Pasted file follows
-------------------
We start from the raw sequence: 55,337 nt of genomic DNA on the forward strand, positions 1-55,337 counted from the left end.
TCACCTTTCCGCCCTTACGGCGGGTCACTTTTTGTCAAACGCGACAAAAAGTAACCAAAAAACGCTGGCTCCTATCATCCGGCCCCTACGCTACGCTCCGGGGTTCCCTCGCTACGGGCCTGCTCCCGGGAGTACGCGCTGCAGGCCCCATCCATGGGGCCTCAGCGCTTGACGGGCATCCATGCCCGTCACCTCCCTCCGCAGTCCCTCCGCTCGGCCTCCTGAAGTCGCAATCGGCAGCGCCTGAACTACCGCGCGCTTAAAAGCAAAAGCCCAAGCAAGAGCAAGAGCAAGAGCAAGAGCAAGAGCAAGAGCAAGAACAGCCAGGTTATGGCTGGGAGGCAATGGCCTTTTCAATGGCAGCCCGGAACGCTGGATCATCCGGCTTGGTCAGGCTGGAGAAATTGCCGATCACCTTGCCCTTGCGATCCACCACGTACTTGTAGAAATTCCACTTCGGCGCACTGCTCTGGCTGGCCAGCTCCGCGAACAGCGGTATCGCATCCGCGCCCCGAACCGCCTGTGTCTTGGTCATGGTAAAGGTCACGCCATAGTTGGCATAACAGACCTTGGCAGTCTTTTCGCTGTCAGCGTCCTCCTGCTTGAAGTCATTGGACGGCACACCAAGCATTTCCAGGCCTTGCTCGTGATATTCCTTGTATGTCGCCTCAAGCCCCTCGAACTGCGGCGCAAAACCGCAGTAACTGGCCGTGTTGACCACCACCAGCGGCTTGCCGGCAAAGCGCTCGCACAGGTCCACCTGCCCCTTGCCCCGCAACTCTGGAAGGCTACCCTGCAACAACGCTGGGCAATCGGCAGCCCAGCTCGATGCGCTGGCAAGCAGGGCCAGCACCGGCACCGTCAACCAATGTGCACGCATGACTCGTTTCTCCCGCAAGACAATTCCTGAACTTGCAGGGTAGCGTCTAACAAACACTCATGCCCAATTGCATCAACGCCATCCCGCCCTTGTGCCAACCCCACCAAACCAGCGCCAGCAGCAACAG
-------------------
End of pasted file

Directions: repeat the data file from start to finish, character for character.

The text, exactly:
We start from the raw sequence: 55,337 nt of genomic DNA on the forward strand, positions 1-55,337 counted from the left end.
TCACCTTTCCGCCCTTACGGCGGGTCACTTTTTGTCAAACGCGACAAAAAGTAACCAAAAAACGCTGGCTCCTATCATCCGGCCCCTACGCTACGCTCCGGGGTTCCCTCGCTACGGGCCTGCTCCCGGGAGTACGCGCTGCAGGCCCCATCCATGGGGCCTCAGCGCTTGACGGGCATCCATGCCCGTCACCTCCCTCCGCAGTCCCTCCGCTCGGCCTCCTGAAGTCGCAATCGGCAGCGCCTGAACTACCGCGCGCTTAAAAGCAAAAGCCCAAGCAAGAGCAAGAGCAAGAGCAAGAGCAAGAGCAAGAGCAAGAACAGCCAGGTTATGGCTGGGAGGCAATGGCCTTTTCAATGGCAGCCCGGAACGCTGGATCATCCGGCTTGGTCAGGCTGGAGAAATTGCCGATCACCTTGCCCTTGCGATCCACCACGTACTTGTAGAAATTCCACTTCGGCGCACTGCTCTGGCTGGCCAGCTCCGCGAACAGCGGTATCGCATCCGCGCCCCGAACCGCCTGTGTCTTGGTCATGGTAAAGGTCACGCCATAGTTGGCATAACAGACCTTGGCAGTCTTTTCGCTGTCAGCGTCCTCCTGCTTGAAGTCATTGGACGGCACACCAAGCATTTCCAGGCCTTGCTCGTGATATTCCTTGTATGTCGCCTCAAGCCCCTCGAACTGCGGCGCAAAACCGCAGTAACTGGCCGTGTTGACCACCACCAGCGGCTTGCCGGCAAAGCGCTCGCACAGGTCCACCTGCCCCTTGCCCCGCAACTCTGGAAGGCTACCCTGCAACAACGCTGGGCAATCGGCAGCCCAGCTCGATGCGCTGGCAAGCAGGGCCAGCACCGGCACCGTCAACCAATGTGCACGCATGACTCGTTTCTCCCGCAAGACAATTCCTGAACTTGCAGGGTAGCGTCTAACAAACACTCATGCCCAATTGCATCAACGCCATCCCGCCCTTGTGCCAACCCCACCAAACCAGCGCCAGCAGCAACAG